Spain was racing on Monday to rescue 200 people aboard a boat in the Atlantic after an aid group reported that a vessel, carrying migrants from Senegal and bound for the Canary Islands, had not been heard from in nearly two weeks.
The authorities spotted the boat 71 miles south of the island of Gran Canaria, said a spokeswoman for Spain’s Maritime Rescue agency, adding that the agency suspected it was the boat reported by the aid group, Caminando Fronteras.
The group said it had reported the vessel, which had left the coastal village of Kafountine, Senegal, in late June, to search-and-rescue authorities on July 1. Several minors and at least four women were among its passengers, the aid group said.
The aid group said it also reported that two other boats that had not been heard from: one with 65 people aboard and the other with at least 50 people. Those boats left the city of M’Bour, near Senegal’s capital, on June 23, the aid group said. As of Monday afternoon, there was no search operation for the other two vessels, according to the spokeswoman for Maritime Rescue.
The Canary Islands are a Spanish archipelago about 1,000 miles away from Senegal. That distance would take several days to sail, said Helena Maleno Garzón, founder of Caminando Fronteras, and families of those aboard, not receiving any news since their relatives left, had reached out to the group for help. “They are very shaken,” she said.
Little more was known about the boats, but Ms. Maleno Garzón said that they were wooden fishing vessels that were not set up for long-haul journeys, and may not have had access to navigation services. Some of the passengers had not told their families they were leaving, she said, including a father who discovered that three of his sons had boarded the boat.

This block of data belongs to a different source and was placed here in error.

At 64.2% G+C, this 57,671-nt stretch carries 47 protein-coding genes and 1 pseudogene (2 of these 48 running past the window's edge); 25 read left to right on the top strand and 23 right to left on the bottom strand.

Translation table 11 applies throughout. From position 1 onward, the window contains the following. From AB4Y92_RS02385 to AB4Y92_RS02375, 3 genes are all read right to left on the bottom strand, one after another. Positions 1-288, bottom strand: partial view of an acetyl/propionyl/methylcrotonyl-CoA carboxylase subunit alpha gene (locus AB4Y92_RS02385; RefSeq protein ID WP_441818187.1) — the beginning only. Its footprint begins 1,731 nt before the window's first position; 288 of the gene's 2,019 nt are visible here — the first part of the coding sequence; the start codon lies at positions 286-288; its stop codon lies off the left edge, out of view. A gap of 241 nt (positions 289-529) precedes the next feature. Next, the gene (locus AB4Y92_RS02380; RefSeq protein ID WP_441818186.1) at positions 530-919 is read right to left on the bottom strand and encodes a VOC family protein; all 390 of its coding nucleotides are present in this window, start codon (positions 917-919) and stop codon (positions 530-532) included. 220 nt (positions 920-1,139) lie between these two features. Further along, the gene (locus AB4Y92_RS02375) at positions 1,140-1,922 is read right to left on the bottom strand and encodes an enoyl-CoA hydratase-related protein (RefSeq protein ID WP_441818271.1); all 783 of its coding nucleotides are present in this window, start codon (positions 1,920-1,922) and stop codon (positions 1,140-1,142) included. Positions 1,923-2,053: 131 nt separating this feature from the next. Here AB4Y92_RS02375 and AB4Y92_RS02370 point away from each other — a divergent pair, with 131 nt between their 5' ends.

Many migrants have died in recent years trying to cross the Atlantic and the Mediterranean in attempts to get to Europe. In one of the worst such maritime tragedies, last month a boat that set sail from Libya capsized, killing hundreds of people off the coast of Greece. Among the victims were women and children trapped below deck.
Critics have accused the Greek authorities of not acting quickly enough to rescue the ailing boat, and human rights groups have called on the European Union to do more to stop the deaths.
European authorities have blamed the problem on people smugglers, and European governments are still struggling with how to handle migrants. Differences over migration policies have divded governments around the continent, and led the Dutch government to collapse on Friday.
Illegal immigration to Europe from Senegal has been a recurring issue as young people, facing widespread unemployment under successive governments, have tried to migrate to find work. Packed wooden fishing boats, known as pirogues, leave Senegalese coastal towns every week with dozens of young men hoping to reach the Canary Islands and later continental Spain — a phenomenon known in Wolof, Senegal’s main language, as “Barca wall Barsax,” or “Barcelona or die trying.”
Movement along the Atlantic route surged after 2019 and during the Covid pandemic, according to a report from the International Organization for Migration, a U.N. agency, but the travel declined last year as Morocco intensified border patrol efforts at sea. Last year, more than 15,600 people migrated to the Canary Islands after crossing by boat from West Africa. Many of those aboard were migrants from Morocco, Mali and Senegal, the report said.
As of mid June, 10,348 migrants had already arrived in Spain by sea this year, according to a report by Spain’s Interior Ministry.
Last year, 45 shipwrecks were recorded and 543 migrants died or disappeared, the United Nations said, noting that the figure was likely underreported because some shipwrecks were not found.
Elian Peltier contributed reporting from Dakar, Senegal and Rachel Chaundler reported from Zaragoza, Spain.